Hayden1, P.J., Petrali22, J.P., Stolper1, G., Hamilton2, T.A., Jackson Jr1, G.R., Wertz3, P.W., Ito4, S., Smith2, W.J., and Klausner1, M. 1MatTek Corp., 200 Homer Avenue, Ashland, MA 01721, USA. 2US Army Medical Research Institute of Chemical Defense, Aberdeen Proving Ground, MD, USA. 3University of Iowa, Iowa City, IA, USA. 4Harvard Medical School, Boston, MA, USA.

This study by scientists at the US Army Medical Research Institute of Chemical Defense, University of Iowa, Harvard Medical School and MatTek Corp. demonstrated that MatTek’s EpiDermFT full-thickness in vitro 3-D human skin tissue equivalent with a well-developed basement membrane structure is a useful tool for in vitro mechanistic studies of sulfur mustard vesicant (blistering) activity and development of preventive/therapeutic approaches for sulfur mustard pathology. Bis-(beta-chloroethyl) sulfide (Sulfur Mustard) is a potent skin vesicant previously used for chemical warfare. Progress in determination of the mechanistic basis of sulfur mustard pathology, and development of prophylactic and/or therapeutic countermeasures to sulfur mustard exposure has been hampered by lack of physiologically relevant models of human skin. The current work evaluated a newly developed tissue engineered full-thickness human skin model in a completely in vitro approach to investigation of sulfur mustard-induced dermal pathology. The model was first characterized with regard to overall morphology, lipid composition, basement membrane (BM) composition and ultrastructural features that are important targets of SM pathologic activity. Well-developed basement membrane ultrastructural features were observed at the dermal–epidermal junction (DEJ), thus demonstrating successful resolution of a primary deficiency of models previously evaluated for sulfur mustard studies. Studies were then conducted to evaluate histopathological effects of sulfur mustard on the model. Good replication of in vivo effects was observed, including apoptosis of basal keratinocytes (KC) and microblister formation at the dermal-epidermal junction. Tissue engineered skin models with well-developed basement membrane structures thus appear to be useful tools for in vitro mechanistic studies of sulfur mustard vesicant activity and development of preventive/ therapeutic approaches for sulfur mustard pathology.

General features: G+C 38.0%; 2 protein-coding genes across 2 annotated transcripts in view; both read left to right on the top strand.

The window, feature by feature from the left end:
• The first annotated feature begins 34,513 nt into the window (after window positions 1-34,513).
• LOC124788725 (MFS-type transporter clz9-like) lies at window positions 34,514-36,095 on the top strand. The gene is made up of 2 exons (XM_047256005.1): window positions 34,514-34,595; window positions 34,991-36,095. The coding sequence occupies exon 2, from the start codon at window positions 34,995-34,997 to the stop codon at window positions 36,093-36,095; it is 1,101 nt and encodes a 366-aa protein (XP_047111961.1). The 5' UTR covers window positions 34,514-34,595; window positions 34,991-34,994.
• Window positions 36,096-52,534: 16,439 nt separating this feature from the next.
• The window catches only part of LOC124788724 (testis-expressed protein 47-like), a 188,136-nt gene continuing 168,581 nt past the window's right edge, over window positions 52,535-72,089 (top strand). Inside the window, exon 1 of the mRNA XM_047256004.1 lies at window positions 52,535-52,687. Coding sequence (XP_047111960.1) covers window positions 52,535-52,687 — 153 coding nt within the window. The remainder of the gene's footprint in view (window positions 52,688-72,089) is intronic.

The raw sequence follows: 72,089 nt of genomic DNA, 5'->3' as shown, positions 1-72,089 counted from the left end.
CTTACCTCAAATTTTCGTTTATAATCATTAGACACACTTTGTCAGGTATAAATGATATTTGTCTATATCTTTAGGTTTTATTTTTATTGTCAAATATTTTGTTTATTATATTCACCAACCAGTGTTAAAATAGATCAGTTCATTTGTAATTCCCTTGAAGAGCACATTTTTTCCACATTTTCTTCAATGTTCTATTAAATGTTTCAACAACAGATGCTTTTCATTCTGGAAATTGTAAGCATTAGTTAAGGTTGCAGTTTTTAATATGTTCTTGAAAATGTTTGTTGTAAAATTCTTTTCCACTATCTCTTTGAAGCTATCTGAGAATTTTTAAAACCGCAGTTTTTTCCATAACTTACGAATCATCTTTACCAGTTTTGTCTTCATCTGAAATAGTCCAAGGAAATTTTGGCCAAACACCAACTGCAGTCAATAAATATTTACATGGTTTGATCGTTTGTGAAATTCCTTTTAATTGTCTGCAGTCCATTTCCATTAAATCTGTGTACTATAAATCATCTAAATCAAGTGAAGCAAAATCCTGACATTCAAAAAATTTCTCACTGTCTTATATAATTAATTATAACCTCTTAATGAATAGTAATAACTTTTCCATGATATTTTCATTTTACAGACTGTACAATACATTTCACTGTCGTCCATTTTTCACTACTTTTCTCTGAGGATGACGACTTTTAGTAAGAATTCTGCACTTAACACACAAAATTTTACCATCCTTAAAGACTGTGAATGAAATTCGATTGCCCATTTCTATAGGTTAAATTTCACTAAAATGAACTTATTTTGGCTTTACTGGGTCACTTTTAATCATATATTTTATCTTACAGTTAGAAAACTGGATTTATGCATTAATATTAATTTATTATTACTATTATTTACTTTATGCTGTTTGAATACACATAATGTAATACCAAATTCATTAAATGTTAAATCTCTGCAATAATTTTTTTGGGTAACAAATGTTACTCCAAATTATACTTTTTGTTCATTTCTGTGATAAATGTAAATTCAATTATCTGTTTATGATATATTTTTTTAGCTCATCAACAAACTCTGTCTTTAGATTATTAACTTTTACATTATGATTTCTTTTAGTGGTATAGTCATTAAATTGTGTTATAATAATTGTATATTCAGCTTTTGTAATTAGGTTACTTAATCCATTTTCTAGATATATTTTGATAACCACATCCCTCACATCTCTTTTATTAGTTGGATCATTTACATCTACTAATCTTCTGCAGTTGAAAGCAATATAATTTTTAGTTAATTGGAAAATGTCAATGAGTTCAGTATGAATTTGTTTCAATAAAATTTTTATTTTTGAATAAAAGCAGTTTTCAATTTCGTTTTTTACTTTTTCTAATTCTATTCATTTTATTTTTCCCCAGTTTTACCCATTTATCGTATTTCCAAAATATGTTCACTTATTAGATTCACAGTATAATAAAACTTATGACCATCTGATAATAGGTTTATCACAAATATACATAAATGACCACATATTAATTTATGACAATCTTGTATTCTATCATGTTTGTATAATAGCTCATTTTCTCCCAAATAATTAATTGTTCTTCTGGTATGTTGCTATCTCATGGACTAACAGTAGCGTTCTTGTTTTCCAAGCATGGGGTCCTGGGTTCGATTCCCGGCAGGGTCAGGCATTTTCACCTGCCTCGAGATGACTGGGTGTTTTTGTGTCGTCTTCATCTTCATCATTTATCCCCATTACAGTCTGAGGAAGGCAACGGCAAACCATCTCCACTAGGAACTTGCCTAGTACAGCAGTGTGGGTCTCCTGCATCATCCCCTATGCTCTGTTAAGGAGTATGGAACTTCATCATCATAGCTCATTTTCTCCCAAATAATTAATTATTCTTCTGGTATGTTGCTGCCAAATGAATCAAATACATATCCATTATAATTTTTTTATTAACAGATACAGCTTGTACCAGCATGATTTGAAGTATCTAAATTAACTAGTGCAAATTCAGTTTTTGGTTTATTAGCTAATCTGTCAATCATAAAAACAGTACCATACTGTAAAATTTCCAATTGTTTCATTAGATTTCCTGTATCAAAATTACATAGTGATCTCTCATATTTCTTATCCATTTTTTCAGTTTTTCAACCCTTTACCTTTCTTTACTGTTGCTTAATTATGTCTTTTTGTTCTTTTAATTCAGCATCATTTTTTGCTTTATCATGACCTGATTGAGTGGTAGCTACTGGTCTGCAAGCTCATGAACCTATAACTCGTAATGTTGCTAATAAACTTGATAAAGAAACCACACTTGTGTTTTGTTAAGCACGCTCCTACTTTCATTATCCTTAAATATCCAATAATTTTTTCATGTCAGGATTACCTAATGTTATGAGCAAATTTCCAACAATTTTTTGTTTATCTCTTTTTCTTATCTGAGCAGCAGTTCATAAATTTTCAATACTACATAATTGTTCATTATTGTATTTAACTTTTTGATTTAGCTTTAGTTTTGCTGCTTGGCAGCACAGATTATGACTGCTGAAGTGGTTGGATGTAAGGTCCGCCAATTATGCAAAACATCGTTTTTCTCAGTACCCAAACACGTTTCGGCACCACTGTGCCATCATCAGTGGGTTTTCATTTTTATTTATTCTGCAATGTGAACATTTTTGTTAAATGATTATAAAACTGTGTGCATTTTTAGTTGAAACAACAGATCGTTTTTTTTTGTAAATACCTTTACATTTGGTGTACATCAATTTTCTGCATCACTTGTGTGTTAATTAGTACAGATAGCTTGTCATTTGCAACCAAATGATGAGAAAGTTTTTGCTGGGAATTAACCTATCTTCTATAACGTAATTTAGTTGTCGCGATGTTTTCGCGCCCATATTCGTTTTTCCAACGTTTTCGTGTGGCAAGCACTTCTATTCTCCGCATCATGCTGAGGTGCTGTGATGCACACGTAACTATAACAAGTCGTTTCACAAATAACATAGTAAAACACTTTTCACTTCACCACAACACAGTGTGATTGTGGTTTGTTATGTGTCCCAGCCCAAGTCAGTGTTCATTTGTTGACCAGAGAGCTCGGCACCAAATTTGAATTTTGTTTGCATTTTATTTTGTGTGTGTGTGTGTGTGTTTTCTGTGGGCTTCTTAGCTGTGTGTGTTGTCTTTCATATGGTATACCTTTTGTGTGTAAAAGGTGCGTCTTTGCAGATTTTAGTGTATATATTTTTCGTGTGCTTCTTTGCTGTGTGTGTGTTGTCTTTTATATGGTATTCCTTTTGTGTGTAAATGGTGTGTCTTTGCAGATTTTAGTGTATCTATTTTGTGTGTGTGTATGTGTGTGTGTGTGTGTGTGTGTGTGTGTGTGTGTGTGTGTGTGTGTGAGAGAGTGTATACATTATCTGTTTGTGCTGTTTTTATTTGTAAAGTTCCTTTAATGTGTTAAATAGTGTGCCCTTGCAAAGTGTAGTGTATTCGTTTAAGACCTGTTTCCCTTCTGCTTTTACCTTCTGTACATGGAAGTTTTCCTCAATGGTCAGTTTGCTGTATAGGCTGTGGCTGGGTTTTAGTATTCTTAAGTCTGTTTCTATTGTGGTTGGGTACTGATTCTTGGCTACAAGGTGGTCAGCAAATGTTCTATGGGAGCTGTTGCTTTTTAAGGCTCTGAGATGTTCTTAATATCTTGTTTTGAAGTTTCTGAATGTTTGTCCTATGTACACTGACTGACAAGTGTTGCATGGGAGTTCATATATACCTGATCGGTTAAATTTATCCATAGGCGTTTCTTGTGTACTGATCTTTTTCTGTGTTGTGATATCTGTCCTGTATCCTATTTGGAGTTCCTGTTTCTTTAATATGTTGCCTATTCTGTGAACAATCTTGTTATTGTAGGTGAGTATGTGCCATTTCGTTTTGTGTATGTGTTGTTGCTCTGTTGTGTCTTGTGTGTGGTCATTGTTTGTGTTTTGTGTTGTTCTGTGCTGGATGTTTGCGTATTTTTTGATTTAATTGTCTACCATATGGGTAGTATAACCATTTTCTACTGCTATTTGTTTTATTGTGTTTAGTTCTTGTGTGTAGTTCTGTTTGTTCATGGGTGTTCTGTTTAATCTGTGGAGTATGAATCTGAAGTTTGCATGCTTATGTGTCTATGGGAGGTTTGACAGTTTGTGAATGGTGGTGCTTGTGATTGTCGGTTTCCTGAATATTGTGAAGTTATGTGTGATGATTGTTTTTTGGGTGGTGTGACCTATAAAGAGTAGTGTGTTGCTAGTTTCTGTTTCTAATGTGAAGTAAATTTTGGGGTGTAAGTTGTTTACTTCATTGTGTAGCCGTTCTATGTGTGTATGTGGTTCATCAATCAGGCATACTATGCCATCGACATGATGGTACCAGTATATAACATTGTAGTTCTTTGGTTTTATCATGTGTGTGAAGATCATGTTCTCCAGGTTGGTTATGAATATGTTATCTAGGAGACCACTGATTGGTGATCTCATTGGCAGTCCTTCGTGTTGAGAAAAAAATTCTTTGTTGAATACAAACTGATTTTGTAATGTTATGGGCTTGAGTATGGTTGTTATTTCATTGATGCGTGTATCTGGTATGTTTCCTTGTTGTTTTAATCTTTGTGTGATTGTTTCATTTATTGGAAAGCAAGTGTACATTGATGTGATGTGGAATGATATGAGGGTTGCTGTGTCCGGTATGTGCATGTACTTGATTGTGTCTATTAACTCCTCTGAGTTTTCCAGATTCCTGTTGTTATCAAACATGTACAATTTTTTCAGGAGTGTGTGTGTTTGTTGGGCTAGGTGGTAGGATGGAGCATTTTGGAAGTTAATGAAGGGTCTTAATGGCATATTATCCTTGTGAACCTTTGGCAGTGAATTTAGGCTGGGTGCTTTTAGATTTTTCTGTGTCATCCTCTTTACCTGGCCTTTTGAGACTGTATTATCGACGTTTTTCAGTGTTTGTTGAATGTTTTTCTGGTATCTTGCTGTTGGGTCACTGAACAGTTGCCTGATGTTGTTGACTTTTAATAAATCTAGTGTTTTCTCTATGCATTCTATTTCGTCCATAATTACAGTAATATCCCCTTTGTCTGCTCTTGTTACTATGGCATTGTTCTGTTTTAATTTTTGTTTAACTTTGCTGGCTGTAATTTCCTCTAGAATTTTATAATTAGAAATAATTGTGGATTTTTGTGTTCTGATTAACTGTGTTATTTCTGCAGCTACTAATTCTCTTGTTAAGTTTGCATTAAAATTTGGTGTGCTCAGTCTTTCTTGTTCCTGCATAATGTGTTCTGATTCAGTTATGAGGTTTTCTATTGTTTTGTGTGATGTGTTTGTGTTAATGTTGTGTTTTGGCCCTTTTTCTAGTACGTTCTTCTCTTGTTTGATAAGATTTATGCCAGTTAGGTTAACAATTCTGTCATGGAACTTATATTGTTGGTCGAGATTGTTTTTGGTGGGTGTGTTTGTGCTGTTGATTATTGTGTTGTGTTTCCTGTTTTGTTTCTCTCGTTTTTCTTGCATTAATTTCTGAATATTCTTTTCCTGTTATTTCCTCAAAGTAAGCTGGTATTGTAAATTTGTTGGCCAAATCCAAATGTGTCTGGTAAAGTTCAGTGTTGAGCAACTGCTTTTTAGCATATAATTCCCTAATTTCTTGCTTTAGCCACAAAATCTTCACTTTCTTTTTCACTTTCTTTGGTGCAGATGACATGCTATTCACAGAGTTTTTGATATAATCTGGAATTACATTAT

Acantholysis, Acyl glucosylated ceramide, Alpha-6 integrin, Anchoring fibrils, Apoptosis, Apoptotic cells, Basement membrane, Basement membrane zone, Ceramides, Chemical warfare, Cholesterol, Cholesterol esters, Collagen IV, Collagen VII, Dermal/epidermal junction, EFT-400, EpiDerm-FT, EpiDermFT, Free fatty acids, Glucosphingolipid, Hemidesmosomes, Histopathology, Lamina densa, Laminin, Lipid analysis, Microblister formation, Phospholipids, Pyknotic nuclei, Skin vesicant, Tonofilaments, Triglycerides, Vapor cups, Vesicating (blistering) chemical

Materials Tested

Bis-(beta-chloroethyl) sulfide, Sulfur mustard

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